The ever–amusing Alex Jones (on trial for exposing the hoax perpetrated by the phony parents of the fictitious kids never murdered in Newtown, Connecticut) took time to describe a picture of a young girl with her face obscured as that “hussy” and “captain of the sluts” Christine Blasey – who, he somehow divined, passed out at parties to secure “plausible deniability.”
In search of higher moral ground, I turned to Republican evangelicals. But Ralph Reed was simply concerned that a failure to confirm Kavanaugh would depress evangelical turnout. Franklin Graham confused me by revealing facts apparently unknown to Kavanaugh ― even if the encounter happened, “she said no and he respected it and walked away.” Anyhow, Graham assured the faithful, whatever Kavanaugh did was irrelevant.
Fortunately, the newly preeminent moral leader of Republican evangelicals, Donald Trump, was there to fill the void. “I have no doubt,” he tweeted, “if the attack on Dr. Ford was as bad as she says, charges would have been immediately filed with local Law Enforcement Authorities by either her or her loving parents.” Helpfully, he added: “Facts don’t matter.”
Still, I thought, a coherent theory might be nice. So I was pleased to locate a source for my earlier informant’s revelation that Blasey had confused Kavanaugh with another teenage male ― Twitter postings by Ed Whelan, a Kavanaugh friend and supporter with close ties to the right-wing judicial pipeline, the Federalist Society, which sponsored the embattled nominee. And I was even more relieved when Whelan posted photographs of the real assailant, one of Kavanaugh’s high school classmates.
Clarity at last. After all, don’t all teenage sexual assailants look alike? No wonder Blasey was confused! Imagine my distress, then, when Whelan was forced to apologize for making a false charge against a blameless guy as part of a disinformation campaign orchestrated by a public relations firm which represents, of all things, the Federalist Society.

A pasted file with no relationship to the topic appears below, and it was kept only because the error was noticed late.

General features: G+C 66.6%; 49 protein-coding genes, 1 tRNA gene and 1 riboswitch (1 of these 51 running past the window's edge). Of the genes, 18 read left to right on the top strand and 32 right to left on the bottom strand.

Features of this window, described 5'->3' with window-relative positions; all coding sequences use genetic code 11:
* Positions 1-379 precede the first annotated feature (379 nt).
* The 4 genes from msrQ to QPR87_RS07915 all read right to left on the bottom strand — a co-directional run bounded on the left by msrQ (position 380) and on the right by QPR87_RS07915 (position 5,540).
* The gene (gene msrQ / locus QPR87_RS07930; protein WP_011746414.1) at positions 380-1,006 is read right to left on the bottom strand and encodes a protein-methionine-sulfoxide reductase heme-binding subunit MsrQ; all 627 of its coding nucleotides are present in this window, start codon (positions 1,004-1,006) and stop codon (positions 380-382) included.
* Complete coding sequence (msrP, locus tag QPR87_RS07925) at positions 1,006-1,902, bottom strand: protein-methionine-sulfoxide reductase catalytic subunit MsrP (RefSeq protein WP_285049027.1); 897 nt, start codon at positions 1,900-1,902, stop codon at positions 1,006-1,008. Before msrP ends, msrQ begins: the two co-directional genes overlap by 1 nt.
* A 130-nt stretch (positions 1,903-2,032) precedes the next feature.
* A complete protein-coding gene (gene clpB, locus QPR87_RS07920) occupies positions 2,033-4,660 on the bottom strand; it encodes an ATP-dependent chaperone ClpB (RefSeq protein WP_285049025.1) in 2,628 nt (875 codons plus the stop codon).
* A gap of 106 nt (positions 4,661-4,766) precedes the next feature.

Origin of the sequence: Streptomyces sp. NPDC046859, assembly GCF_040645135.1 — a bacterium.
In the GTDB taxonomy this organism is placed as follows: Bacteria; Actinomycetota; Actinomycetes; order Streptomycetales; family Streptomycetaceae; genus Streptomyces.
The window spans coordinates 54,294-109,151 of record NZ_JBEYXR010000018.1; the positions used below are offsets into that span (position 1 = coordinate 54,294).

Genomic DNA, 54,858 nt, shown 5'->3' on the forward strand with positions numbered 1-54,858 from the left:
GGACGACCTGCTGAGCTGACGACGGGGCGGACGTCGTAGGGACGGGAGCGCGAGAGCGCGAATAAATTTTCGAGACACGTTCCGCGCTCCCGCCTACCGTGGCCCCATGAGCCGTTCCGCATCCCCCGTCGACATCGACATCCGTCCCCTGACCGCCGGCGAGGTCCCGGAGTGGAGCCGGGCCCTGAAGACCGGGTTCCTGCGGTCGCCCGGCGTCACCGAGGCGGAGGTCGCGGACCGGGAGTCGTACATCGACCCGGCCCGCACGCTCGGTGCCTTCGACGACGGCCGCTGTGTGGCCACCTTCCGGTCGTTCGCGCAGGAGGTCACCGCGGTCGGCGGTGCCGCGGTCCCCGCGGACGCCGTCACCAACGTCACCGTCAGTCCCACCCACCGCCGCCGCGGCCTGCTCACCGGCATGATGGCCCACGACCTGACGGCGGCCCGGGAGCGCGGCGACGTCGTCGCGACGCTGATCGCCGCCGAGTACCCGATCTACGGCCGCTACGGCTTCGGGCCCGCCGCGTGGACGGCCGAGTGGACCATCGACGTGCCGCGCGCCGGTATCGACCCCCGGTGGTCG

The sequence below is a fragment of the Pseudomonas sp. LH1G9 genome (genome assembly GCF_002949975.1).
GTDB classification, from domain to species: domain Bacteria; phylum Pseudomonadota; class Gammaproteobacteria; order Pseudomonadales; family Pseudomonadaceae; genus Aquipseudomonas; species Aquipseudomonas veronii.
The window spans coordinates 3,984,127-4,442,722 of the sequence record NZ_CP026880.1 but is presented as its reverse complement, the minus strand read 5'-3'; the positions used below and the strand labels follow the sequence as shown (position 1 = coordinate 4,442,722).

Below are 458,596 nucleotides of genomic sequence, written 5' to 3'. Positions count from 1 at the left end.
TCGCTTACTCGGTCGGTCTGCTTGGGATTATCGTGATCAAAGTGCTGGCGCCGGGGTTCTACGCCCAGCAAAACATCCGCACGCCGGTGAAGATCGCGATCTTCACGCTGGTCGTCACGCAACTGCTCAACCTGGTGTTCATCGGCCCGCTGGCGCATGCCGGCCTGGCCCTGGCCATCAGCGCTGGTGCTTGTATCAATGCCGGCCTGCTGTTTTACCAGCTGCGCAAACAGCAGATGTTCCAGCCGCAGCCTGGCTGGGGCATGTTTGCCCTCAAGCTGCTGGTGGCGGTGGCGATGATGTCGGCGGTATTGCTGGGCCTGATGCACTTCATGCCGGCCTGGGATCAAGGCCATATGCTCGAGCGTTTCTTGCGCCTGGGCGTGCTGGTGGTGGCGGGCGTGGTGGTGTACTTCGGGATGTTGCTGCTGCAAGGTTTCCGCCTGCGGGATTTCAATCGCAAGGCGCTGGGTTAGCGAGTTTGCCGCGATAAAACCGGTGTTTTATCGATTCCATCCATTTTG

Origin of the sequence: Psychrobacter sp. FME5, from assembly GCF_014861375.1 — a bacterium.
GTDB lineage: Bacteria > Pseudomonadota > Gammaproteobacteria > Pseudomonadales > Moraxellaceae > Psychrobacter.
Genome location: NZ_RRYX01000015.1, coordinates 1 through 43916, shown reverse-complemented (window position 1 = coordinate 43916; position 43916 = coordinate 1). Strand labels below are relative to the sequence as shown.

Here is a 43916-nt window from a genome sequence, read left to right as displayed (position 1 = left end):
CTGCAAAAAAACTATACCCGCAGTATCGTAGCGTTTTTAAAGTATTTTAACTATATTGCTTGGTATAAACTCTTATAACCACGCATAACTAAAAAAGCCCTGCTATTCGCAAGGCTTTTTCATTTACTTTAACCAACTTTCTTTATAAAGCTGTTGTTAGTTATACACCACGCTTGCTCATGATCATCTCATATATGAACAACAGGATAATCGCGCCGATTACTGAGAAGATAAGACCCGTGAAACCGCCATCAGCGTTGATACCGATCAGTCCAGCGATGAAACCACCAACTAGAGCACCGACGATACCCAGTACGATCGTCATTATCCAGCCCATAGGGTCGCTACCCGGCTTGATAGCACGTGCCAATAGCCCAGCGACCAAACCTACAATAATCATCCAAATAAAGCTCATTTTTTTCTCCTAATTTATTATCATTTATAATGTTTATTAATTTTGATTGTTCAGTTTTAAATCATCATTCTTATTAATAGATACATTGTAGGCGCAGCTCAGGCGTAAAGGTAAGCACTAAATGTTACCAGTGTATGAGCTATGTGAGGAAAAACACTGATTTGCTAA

So the last thing I needed was more reportage from Jane Mayer and Ronan Farrow (the latter being the Pulitzer Prize-winning scourge of Weinstein and Moonves). But there they were, writing in The New Yorker that a female college classmate of Kavanaugh’s asserts that, amid a drunken gathering, he thrust his penis at her, forcing her to touch it. More charges and counter-charges began swirling.
So I guess I’m on my own. As a public service, I hereby render my best assessment of what Kavanaugh’s defenders are really saying:
Christine Blasey Ford is no mere academic ― she’s a keen observer of the judicial totem pole, bent on destroying innocent Republican aspirants to the Supreme Court. In 2012 she realized that she once knew one guy among many who might actually get nominated to the bench, assuming a Republican got elected president in 2016.
That same year, with diabolical foresight, she commenced marriage counseling in order to plant an accusation against Kavanaugh during a therapy session, making it vivid enough that her therapist would write it down. Patiently, Blasey waited six more years for the dominoes to fall ― first, the election of Trump; second, after the detour of Gorsuch’s ascension to the high court, the nomination of Kavanaugh. The rest is history.
Feel better now? I certainly do.
Richard North Patterson is the New York Times best-selling author of 22 novels, a former chairman of Common Cause, and a member of the Council On Foreign Relations.